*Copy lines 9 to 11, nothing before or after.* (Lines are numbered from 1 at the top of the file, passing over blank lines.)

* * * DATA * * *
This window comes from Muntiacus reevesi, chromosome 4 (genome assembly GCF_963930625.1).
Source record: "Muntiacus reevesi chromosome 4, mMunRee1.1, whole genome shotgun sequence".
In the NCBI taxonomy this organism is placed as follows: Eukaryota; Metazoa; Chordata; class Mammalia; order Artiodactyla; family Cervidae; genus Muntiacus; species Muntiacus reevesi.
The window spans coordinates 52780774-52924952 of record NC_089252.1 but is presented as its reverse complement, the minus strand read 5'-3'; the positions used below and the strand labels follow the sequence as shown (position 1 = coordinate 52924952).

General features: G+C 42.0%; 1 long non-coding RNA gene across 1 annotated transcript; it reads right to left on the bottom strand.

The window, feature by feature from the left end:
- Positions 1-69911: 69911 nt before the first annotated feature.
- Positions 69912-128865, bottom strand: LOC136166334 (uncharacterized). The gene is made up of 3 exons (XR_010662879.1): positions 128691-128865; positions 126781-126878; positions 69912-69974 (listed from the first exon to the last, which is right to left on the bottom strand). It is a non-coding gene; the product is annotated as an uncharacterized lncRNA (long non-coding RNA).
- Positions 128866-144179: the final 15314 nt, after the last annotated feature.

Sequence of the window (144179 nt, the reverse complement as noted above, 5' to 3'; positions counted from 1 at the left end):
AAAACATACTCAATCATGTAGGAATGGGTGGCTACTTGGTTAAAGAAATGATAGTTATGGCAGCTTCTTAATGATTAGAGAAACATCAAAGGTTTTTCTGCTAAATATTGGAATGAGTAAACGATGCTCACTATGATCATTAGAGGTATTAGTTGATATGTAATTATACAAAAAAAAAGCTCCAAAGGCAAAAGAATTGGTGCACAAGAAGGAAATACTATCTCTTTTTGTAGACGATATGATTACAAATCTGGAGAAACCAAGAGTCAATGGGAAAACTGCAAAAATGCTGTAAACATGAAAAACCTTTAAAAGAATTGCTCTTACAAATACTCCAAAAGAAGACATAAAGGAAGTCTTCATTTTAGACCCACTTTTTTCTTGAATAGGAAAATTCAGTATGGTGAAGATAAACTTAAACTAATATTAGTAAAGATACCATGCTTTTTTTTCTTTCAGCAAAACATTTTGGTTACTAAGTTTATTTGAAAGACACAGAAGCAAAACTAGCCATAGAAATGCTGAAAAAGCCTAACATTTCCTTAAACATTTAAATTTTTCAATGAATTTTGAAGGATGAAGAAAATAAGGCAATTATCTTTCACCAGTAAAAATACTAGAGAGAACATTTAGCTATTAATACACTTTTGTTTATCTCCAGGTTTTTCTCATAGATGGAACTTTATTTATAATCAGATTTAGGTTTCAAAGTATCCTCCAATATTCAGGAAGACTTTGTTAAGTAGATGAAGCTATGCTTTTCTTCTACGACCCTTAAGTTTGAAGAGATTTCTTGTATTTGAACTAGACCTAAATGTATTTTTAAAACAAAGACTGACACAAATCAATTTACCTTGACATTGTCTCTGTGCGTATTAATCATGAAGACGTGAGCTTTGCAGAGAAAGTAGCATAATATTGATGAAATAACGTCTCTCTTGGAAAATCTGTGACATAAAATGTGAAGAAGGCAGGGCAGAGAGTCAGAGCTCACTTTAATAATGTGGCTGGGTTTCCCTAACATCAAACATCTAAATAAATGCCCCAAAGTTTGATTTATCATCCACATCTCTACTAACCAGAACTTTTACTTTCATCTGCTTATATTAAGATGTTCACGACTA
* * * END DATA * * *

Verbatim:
- Positions 128866-144179: the final 15314 nt, after the last annotated feature.

Sequence of the window (144179 nt, the reverse complement as noted above, 5' to 3'; positions counted from 1 at the left end):
AAAACATACTCAATCATGTAGGAATGGGTGGCTACTTGGTTAAAGAAATGATAGTTATGGCAGCTTCTTAATGATTAGAGAAACATCAAAGGTTTTTCTGCTAAATATTGGAATGAGTAAACGATGCTCACTATGATCATTAGAGGTATTAGTTGATATGTAATTATACAAAAAAAAAGCTCCAAAGGCAAAAGAATTGGTGCACAAGAAGGAAATACTATCTCTTTTTGTAGACGATATGATTACAAATCTGGAGAAACCAAGAGTCAATGGGAAAACTGCAAAAATGCTGTAAACATGAAAAACCTTTAAAAGAATTGCTCTTACAAATACTCCAAAAGAAGACATAAAGGAAGTCTTCATTTTAGACCCACTTTTTTCTTGAATAGGAAAATTCAGTATGGTGAAGATAAACTTAAACTAATATTAGTAAAGATACCATGCTTTTTTTTCTTTCAGCAAAACATTTTGGTTACTAAGTTTATTTGAAAGACACAGAAGCAAAACTAGCCATAGAAATGCTGAAAAAGCCTAACATTTCCTTAAACATTTAAATTTTTCAATGAATTTTGAAGGATGAAGAAAATAAGGCAATTATCTTTCACCAGTAAAAATACTAGAGAGAACATTTAGCTATTAATACACTTTTGTTTATCTCCAGGTTTTTCTCATAGATGGAACTTTATTTATAATCAGATTTAGGTTTCAAAGTATCCTCCAATATTCAGGAAGACTTTGTTAAGTAGATGAAGCTATGCTTTTCTTCTACGACCCTTAAGTTTGAAGAGATTTCTTGTATTTGAACTAGACCTAAATGTATTTTTAAAACAAAGACTGACACAAATCAATTTACCTTGACATTGTCTCTGTGCGTATTAATCATGAAGACGTGAGCTTTGCAGAGAAAGTAGCATAATATTGATGAAATAACGTCTCTCTTGGAAAATCTGTGACATAAAATGTGAAGAAGGCAGGGCAGAGAGTCAGAGCTCACTTTAATAATGTGGCTGGGTTTCCCTAACATCAAACATCTAAATAAATGCCCCAAAGTTTGATTTATCATCCACATCTCTACTAACCAGAACTTTTACTTTCATCTGCTTATATTAAGATGTTCACGACTA